Almost 20 percent of the town’s 10,416 registered voters already have cast their ballots for Tuesday’s state primary election.
Town Clerk Bridget Rodrigue said Wednesday morning that her office mailed about 3,500 ballots, as requested, and so far roughly half have been returned. In-person early voting has begun at Town Hall, and after a weekend turnout of 64, more than 100 voters showed up Monday and Tuesday.
“And this is just a warmup for November,” Rodrigue exclaimed.
If you’re looking for a partial score, forget it: Vote-counting can’t legally begin until election day, Tuesday, September 1, when they will be run through the tabulator at John Glenn Middle School, the polling location for all four Bedford precincts.
However, Rodrigue noted, the secretary of state’s office is allowing advance opening of mailed-in ballots, “so that will help us move a little faster on election day.”
It takes a lot longer to open ballots than to count them, especially during a pandemic.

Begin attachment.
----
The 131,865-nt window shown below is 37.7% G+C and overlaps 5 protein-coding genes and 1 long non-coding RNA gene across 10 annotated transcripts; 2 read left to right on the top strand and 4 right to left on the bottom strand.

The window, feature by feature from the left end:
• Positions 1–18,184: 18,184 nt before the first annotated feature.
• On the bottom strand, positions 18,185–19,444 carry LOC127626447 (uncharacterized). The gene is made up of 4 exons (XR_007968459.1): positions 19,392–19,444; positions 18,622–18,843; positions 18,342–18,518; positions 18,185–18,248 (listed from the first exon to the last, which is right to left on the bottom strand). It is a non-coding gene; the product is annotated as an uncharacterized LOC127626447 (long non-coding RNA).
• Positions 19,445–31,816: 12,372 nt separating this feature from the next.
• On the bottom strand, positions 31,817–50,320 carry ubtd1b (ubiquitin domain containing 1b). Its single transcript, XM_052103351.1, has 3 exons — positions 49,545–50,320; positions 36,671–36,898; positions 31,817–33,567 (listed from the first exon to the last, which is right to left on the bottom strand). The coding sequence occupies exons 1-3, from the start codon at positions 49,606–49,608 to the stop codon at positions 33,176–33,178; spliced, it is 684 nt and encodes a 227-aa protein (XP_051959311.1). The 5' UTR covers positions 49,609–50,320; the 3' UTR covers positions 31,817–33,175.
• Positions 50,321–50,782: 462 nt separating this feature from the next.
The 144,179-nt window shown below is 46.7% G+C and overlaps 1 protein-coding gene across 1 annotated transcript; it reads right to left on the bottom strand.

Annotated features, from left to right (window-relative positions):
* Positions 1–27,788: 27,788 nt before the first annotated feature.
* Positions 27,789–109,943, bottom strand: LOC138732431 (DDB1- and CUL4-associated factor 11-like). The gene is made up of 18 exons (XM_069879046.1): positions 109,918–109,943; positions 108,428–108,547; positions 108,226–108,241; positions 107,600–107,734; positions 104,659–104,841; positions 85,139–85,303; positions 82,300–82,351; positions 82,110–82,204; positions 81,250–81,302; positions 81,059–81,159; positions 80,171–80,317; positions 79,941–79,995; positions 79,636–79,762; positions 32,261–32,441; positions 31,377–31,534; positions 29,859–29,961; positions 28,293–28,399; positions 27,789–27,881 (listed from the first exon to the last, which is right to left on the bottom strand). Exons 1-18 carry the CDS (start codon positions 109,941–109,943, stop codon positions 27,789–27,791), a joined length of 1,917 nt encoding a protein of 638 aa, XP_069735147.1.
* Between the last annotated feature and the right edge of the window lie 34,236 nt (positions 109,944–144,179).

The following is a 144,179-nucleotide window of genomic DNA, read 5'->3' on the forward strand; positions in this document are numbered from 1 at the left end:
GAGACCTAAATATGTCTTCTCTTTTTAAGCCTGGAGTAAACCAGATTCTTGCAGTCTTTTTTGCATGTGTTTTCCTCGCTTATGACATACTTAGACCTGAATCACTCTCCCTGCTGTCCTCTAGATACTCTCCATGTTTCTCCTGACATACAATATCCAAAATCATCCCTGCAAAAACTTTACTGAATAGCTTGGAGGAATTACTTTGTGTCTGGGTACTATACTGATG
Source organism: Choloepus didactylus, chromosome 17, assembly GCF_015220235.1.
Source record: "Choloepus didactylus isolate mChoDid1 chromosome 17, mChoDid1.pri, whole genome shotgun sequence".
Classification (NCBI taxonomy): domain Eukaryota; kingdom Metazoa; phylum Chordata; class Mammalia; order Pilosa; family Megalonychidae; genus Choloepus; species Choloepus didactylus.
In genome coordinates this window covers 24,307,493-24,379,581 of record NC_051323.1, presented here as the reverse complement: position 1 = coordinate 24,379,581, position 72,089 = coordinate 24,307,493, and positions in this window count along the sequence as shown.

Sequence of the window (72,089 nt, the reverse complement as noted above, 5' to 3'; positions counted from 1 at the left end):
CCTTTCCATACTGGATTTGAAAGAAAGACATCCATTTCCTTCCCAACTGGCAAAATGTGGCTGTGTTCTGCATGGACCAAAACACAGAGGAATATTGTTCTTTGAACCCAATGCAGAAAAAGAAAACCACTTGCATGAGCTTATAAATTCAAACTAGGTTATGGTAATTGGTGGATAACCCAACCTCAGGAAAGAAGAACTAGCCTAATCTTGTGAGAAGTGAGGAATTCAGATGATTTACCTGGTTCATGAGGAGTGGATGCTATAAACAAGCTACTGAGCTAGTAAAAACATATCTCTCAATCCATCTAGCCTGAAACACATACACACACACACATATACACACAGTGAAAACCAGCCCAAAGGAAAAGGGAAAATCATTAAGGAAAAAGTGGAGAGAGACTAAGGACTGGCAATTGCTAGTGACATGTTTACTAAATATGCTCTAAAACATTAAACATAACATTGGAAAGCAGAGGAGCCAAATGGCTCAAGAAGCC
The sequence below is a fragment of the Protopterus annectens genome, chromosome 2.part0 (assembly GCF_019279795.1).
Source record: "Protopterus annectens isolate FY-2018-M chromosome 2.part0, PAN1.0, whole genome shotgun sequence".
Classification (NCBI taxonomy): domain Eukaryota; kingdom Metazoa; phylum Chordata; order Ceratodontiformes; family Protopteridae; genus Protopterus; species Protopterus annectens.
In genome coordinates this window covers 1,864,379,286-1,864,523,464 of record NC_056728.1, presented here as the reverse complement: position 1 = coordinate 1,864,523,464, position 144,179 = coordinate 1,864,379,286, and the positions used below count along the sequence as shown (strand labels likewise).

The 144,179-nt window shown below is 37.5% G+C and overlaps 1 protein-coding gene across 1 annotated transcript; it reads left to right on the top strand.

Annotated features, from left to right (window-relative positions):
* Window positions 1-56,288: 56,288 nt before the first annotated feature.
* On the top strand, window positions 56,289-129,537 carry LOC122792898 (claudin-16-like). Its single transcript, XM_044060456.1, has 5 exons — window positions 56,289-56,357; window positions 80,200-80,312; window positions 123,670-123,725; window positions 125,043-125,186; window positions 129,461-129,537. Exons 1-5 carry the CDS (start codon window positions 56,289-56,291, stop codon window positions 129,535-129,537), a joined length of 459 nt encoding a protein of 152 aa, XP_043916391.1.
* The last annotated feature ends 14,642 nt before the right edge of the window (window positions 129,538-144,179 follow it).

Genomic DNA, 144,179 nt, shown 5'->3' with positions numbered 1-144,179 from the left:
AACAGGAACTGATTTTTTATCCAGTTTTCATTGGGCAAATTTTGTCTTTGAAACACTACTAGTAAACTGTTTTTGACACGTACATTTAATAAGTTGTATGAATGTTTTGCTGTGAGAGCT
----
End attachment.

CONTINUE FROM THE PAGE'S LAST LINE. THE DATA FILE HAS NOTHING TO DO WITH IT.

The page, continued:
There’s a process, and it’s complex. Each envelope has to be opened by hand. The name is announced and checked off the voter list. Every envelope and every ballot has to be stamped. The ballots are divided by party and locked into storage by precinct. To maintain social distancing, three election workers are involved, the town clerk said.
Early voting for the November 3 general election will begin on October 17, and continue for two weeks, including two weekends, she reported. “We will send out mail-in ballots as soon as they are received,” which, of course, won’t be until after the primary.
Editor’s Note: Click this link to read about The Citizen’s current snap poll, then share your choice of voting method